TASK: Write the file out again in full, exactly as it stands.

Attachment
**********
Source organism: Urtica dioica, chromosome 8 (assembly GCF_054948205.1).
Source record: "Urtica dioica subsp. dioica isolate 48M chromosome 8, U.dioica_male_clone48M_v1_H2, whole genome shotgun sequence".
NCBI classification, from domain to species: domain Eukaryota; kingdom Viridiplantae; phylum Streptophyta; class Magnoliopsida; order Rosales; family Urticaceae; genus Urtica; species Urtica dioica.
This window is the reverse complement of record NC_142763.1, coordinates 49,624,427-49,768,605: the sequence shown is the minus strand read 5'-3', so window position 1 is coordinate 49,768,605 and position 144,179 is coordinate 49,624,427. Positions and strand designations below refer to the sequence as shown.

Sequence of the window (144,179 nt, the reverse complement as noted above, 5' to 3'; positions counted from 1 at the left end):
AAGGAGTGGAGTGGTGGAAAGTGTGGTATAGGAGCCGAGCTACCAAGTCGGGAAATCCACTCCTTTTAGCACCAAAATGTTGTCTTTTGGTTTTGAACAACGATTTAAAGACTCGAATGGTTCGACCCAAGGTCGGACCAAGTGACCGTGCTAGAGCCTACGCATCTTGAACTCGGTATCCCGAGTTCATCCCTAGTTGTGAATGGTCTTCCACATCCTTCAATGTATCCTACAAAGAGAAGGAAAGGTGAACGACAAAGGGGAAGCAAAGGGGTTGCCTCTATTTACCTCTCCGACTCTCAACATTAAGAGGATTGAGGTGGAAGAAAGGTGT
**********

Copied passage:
Source organism: Urtica dioica, chromosome 8 (assembly GCF_054948205.1).
Source record: "Urtica dioica subsp. dioica isolate 48M chromosome 8, U.dioica_male_clone48M_v1_H2, whole genome shotgun sequence".
NCBI classification, from domain to species: domain Eukaryota; kingdom Viridiplantae; phylum Streptophyta; class Magnoliopsida; order Rosales; family Urticaceae; genus Urtica; species Urtica dioica.
This window is the reverse complement of record NC_142763.1, coordinates 49,624,427-49,768,605: the sequence shown is the minus strand read 5'-3', so window position 1 is coordinate 49,768,605 and position 144,179 is coordinate 49,624,427. Positions and strand designations below refer to the sequence as shown.

Sequence of the window (144,179 nt, the reverse complement as noted above, 5' to 3'; positions counted from 1 at the left end):
AAGGAGTGGAGTGGTGGAAAGTGTGGTATAGGAGCCGAGCTACCAAGTCGGGAAATCCACTCCTTTTAGCACCAAAATGTTGTCTTTTGGTTTTGAACAACGATTTAAAGACTCGAATGGTTCGACCCAAGGTCGGACCAAGTGACCGTGCTAGAGCCTACGCATCTTGAACTCGGTATCCCGAGTTCATCCCTAGTTGTGAATGGTCTTCCACATCCTTCAATGTATCCTACAAAGAGAAGGAAAGGTGAACGACAAAGGGGAAGCAAAGGGGTTGCCTCTATTTACCTCTCCGACTCTCAACATTAAGAGGATTGAGGTGGAAGAAAGGTGT